Travel Weekly's Ireland E-letter: Nov. 13, 2003

SHAMROCK'S SHAPING UP: At last count, a record 8,200 agents enrolled in Tourism Ireland's Shamrock Club, the five-year-old destination specialist program that became an all-online effort a year ago. Before the program went live at www.shamrockclub.net/register in November 2002, membership stood at 1,000. To accommodate the burgeoning numbers of new graduates, Tourism Ireland next year plans to reinstate "super-fam trips," which were discontinued five years ago, said program manager John Daly. Under the revived super-fam scheme, up to 300 newly certified Shamrock Club specialists will take escorted tours of Ireland at a discount in 2004. That compares with 57 this year. For more information or to register, contact Daly at (212) 418-0835 or Breeda Burns at (212) 418-0842 or visit the Shamrock Club Web site.

MOVERS, SHAKERS: In related news, the Irish-born Daly will leave his Shamrock Club post at Tourism Ireland's New York offices Nov. 21, returning home -- with family of three in tow -- to work at company headquarters in Dublin. A permanent replacement for Daly, who's managed the Shamrock Club program since its inception in 1998, had not been named at press time.

EIRE-OBIC: Consider an active Ireland vacation for sporty or adventuresome clients. The Leenane-based Killary Group--which includes Killary Lodge, K2 The Killary Centre, Killary Tours and Killary Adventure Co.--pays agents commissions of 15% to 20% on rural accommodations and activity-centered holidays near the Killary "fjord," in western Co. Galway. Owners Jamie and Mary Young--who eschew coach tours in favor of FIT travelers and incentives, niche or corporate groups--want to grow ties to the trade. Today, some 90% of their bookings are direct.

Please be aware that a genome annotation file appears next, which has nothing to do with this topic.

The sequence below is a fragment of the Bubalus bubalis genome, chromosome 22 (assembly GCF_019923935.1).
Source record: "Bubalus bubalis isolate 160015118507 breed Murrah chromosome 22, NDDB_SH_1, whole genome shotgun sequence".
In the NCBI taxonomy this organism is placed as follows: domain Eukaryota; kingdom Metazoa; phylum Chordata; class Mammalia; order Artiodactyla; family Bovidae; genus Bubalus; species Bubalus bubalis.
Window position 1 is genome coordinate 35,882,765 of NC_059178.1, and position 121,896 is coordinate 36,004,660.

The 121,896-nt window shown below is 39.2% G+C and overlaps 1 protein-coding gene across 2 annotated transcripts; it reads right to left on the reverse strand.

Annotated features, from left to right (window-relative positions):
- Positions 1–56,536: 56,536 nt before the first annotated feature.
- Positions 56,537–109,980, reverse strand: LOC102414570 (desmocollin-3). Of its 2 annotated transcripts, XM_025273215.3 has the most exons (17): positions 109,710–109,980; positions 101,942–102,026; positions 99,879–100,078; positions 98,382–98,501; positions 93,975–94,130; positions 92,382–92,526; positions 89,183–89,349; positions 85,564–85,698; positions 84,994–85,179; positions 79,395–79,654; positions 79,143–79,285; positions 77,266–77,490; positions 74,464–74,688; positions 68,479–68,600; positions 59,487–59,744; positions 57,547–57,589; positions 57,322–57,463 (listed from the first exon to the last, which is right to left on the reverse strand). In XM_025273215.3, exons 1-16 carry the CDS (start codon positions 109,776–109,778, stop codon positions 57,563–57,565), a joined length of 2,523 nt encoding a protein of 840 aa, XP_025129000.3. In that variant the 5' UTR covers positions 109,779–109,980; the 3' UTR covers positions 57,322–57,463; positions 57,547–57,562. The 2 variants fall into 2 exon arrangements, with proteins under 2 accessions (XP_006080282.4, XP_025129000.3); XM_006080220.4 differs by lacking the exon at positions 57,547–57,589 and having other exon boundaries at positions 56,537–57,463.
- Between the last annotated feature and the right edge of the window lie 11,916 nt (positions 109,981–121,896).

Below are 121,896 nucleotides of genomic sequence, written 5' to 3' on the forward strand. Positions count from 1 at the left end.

GUESTS AT THE 20-ROOM, LAKESIDE KILLARY LODGE [a $49 to $92 per person, per night, B&B] or the 100-person, hostel-style K2 [from $18] can participate in walking, biking, horseback riding and kayaking, as well as the Killary Challenge. That's a Fear Factor-style day of rock-climbing, archery, high ropes, water skiiing, gorge walking and more. Call (011) 353 954-2276, e-mail [email protected] or visit www.killary.com.

UPPING THE ANTE: The four-star Knockranny House Hotel, in charming Westport, Co. Mayo, is looking to draw more U.S. bookings with improved amenities. Plans call for adding minibars to its 54 rooms and three suites by year-end and speeding construction of its new spa facility, to include nine treatment rooms, a gym, a pool and a cafe. Americans currently account for only 5% to 10% of guests at the hotel, which is popular with Irish clientele, according to general manager Adrian Noonan. Nightly rates range from about $132 to $168; agent commission is 8%. For more information, call (011) 353 982-8600, send a fax to (011) 353 982-8611 or an e-mail to [email protected], or visit www.khh.ie.

PADDY'S PARTY: Irish tourism minister John O'Donoghue named Mary Davis--CEO of the Special Olympics summer games in Ireland this year-- chairperson of the 2004 St. Patrick's Festival in Dublin, or Feilte Dhuibh Linne Teoranta. The festival--one of Ireland's top draws, attracting more than 1.2 million people--will take place March 12 to 19; events include fireworks, musical performances, street fairs, dance and, of course, the parade itself through Dublin. Tour operators are already getting in on the act. For example, Celtic Tours Int'l is peddling a 7-night St. Patrick's Week program priced from $868 per person, sharing, land-only. The program, which runs March 13 to 20, includes first-class hotels in Limerick, Athlone, Dublin and Killarney; Irish breakfast daily; five dinners; coach transport and touring; a driver/guide; visits to Kilmainham Jail, Galway Bay, the Cliffs of Moher and the St. Paddy's Parade. Celtic pays agents 10% on the tour; contact Celtic Tours at (800) 833-4373 or visit www.celtictours.com.

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